Earlier this year, the University of Arizona hosted a unique meeting for scientists, policy makers, and law experts to explore the legal, ethical, and policy implications of personalized medicine. The opening keynote was by Dr. Lee Hartwell, 2001 Nobel Prize recipient in Medicine / Physiology and Director of the Fred Hutchinson Cancer Research Center and he invited the audience to consider the role of patients in research. He stated that there was an “increasingly important role for patients in this process” and that scientists currently “rely on trial data, totally insufficient to the problem.” Dr. Hartwell also stated that “when you talk to patients, they want to make a contribution. They would like their medical info made useful to other people. The only thing that keeps them from doing so is the threat of losing their life insurance or losing their job.” The views of pioneers such as Dr. Hartwell are important in medicine and it was energizing to hear such a well regarded figure espousing a philosophy with which we so strongly agree.
The lunchtime speaker was David Ewing Duncan, a journalist whose recent book “Experimental Man” detailed his journey to try and undergo every medical test available to science (including genetics, brain scans, and lab measures) in order to find out more about his health risks and how to live the best life possible. As the cost of genetic sequencing comes down to the mythical “$1,000 genome,” we may one day all take the same journey as Duncan to explore how much of our health outcomes are determined by data accessible to us right now. There will undoubtedly be ethical and moral conundrums along the way as genetic science moves from the specialist clinic to all of us as consumers, but ultimately understanding your own DNA is as much of a right as being able to look in the mirror.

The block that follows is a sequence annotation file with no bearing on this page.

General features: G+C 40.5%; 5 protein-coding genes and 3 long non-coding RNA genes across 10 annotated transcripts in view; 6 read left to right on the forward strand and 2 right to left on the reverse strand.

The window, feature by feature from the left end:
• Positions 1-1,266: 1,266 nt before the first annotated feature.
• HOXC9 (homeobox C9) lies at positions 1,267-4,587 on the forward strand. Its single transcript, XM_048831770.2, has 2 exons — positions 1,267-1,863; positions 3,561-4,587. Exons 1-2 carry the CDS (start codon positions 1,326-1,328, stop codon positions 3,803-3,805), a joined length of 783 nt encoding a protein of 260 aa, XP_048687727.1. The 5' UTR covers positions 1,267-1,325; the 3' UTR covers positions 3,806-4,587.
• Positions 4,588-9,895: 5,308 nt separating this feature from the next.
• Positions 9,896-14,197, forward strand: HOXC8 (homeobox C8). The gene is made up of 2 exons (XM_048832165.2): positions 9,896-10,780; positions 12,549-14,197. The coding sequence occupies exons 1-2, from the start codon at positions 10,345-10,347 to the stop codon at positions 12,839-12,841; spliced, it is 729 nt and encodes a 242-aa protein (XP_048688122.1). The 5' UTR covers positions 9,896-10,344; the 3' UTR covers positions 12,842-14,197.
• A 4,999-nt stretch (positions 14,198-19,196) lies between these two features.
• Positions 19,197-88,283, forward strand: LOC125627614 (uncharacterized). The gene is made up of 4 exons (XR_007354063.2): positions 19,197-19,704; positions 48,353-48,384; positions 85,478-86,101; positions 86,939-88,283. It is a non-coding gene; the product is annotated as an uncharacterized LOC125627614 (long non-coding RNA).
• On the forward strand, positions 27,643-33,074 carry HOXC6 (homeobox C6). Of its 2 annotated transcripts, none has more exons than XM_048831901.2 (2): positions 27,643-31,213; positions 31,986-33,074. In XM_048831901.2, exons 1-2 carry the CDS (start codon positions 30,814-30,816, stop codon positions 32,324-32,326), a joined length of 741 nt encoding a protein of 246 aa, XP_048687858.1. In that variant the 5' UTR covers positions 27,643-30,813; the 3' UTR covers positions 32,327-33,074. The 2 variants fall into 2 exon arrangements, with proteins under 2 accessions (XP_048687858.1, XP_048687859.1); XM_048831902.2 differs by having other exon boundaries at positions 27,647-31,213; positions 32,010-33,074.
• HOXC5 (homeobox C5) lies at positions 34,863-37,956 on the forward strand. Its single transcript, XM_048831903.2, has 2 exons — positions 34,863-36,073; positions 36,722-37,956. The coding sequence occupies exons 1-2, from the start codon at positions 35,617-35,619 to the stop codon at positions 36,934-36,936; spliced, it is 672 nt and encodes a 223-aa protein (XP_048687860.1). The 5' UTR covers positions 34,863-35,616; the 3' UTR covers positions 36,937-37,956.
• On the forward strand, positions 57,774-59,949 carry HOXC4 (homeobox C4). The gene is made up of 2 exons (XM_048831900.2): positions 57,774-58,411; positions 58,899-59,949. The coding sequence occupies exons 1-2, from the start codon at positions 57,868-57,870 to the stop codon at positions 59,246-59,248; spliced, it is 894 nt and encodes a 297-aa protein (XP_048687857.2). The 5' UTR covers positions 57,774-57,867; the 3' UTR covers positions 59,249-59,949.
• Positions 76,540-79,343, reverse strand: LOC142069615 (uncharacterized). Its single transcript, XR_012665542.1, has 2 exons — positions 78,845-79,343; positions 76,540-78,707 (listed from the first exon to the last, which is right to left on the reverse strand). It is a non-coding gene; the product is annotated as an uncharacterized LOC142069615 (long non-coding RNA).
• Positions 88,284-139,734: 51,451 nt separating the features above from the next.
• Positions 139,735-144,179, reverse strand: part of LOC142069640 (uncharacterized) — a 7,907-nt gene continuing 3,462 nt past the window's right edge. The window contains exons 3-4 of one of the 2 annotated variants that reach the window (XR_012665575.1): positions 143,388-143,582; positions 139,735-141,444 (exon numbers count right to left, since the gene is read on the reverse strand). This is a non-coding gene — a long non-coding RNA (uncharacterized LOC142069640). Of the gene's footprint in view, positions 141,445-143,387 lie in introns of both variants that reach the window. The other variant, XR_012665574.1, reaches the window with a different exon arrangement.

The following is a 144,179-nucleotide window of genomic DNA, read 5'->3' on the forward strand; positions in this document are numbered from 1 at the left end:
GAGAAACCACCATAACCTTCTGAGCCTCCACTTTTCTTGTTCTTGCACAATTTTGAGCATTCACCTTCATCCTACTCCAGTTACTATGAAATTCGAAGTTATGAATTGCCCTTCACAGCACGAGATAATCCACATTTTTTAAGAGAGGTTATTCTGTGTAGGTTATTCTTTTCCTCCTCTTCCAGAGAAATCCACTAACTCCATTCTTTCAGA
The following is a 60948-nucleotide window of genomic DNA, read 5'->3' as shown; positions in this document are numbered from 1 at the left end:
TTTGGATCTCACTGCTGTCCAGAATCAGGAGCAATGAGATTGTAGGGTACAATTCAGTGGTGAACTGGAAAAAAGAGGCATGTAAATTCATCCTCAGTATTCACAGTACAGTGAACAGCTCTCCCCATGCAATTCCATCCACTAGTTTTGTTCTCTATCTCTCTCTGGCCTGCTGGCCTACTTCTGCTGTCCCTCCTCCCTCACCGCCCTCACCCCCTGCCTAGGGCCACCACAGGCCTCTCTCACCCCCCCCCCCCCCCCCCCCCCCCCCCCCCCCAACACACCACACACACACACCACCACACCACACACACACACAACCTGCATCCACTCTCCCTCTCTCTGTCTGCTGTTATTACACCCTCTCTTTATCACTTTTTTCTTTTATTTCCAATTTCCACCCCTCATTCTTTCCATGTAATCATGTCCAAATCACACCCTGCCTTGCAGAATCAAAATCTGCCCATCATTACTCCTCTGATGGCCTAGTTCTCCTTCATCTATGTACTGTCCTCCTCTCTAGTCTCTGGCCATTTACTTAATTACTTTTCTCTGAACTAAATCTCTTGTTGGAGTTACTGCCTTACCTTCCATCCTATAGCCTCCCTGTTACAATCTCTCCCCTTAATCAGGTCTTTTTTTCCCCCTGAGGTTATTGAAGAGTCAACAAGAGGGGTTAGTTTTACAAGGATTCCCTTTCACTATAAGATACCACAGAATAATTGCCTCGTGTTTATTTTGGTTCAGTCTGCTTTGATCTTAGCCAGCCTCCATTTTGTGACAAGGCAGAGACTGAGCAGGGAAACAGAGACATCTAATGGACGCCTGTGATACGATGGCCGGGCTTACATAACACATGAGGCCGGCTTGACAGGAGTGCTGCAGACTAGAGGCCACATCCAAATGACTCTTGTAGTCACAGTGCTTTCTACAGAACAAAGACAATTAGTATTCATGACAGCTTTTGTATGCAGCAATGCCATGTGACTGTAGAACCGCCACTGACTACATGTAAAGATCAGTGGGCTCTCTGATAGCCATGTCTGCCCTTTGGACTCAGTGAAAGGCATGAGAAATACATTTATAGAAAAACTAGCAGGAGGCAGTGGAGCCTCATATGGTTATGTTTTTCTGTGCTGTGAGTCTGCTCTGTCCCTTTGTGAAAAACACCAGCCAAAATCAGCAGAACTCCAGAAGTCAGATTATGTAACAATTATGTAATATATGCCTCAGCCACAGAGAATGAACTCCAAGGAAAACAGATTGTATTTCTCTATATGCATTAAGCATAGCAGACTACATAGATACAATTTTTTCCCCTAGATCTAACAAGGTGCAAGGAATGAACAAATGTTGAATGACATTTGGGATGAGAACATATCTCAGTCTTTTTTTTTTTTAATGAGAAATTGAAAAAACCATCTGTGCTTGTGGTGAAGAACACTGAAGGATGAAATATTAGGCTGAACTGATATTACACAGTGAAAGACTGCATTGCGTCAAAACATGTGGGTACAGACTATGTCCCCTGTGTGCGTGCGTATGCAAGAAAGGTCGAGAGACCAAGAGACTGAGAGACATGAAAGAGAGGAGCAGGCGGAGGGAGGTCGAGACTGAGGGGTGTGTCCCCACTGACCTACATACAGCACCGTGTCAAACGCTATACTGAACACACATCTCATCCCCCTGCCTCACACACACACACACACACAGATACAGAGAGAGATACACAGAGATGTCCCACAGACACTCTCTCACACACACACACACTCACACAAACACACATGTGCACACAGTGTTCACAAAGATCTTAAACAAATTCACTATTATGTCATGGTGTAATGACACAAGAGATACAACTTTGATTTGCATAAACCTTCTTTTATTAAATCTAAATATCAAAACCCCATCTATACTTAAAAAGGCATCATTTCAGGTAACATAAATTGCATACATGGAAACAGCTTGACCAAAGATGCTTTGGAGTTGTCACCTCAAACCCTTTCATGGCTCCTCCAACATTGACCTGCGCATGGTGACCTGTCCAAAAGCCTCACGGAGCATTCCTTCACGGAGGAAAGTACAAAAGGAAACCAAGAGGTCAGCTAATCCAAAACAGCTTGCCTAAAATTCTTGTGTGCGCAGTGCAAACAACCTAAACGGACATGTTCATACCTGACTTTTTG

Moving from genotype to phenotype, I gave a presentation in the afternoon about our work at PatientsLikeMe. More specifically, I focused on how our platform allow patients with serious medical conditions to find out where they stand in the context of other patients like them, and how systems like ours might one day be able to help guide them to the most effective treatments to improve their outcomes. Highlights from my presentation are now on our YouTube page.
As part of our demonstration, we focused a lot on the value of creating a patient profile. Everything you’d want to know about your transplantation journey is charted on the profile to make it easier to visually see what’s going on with you before, during and after your transplant. Many of our patients print out their profile charts and share them with their doctors. Beyond the individual learning, the power of the patient profile is that it is shared with the entire community. The treatment and symptom information you enter gets rolled up into community reports so you can see if what you’re experiencing is similar to the experiences of others, and you can help others do the same.
At the end of the session, we had a lot of great questions. Here are a few:
Can you chart how exercise is helping you minimize symptoms after your transplant? Yes – check out the “exercise treatments” that patients are currently adding to their profile.
Can you only contact other patients publicly through the forum? No. The forum is a great gathering place for many of our patients, but you can also develop relationships one-on-one by sending private messages or leaving comments on other profiles.
Do you have leaflets I can distribute at my dialysis center? Absolutely. If you’re interested in spreading the word in your support groups, you can download some materials on our Tell The World page. If you’d like to receive some more official leaflets to distribute at your Dialysis Center, send us an email with your request at firstname.lastname@example.org.
We are excited to attend this year’s U.S. Transplant Games. This will be our first time at the Games, so we are grateful to have our Team Mid New England pros guiding the way. If you’re coming to the Games, please stop by our booth at the Expo to say hello and pick up some goodies. And, if you see our logo on the back of a Team Mid New Englander, be sure to ask them for a limited edition PatientsLikeMe Pin. See you at the Games!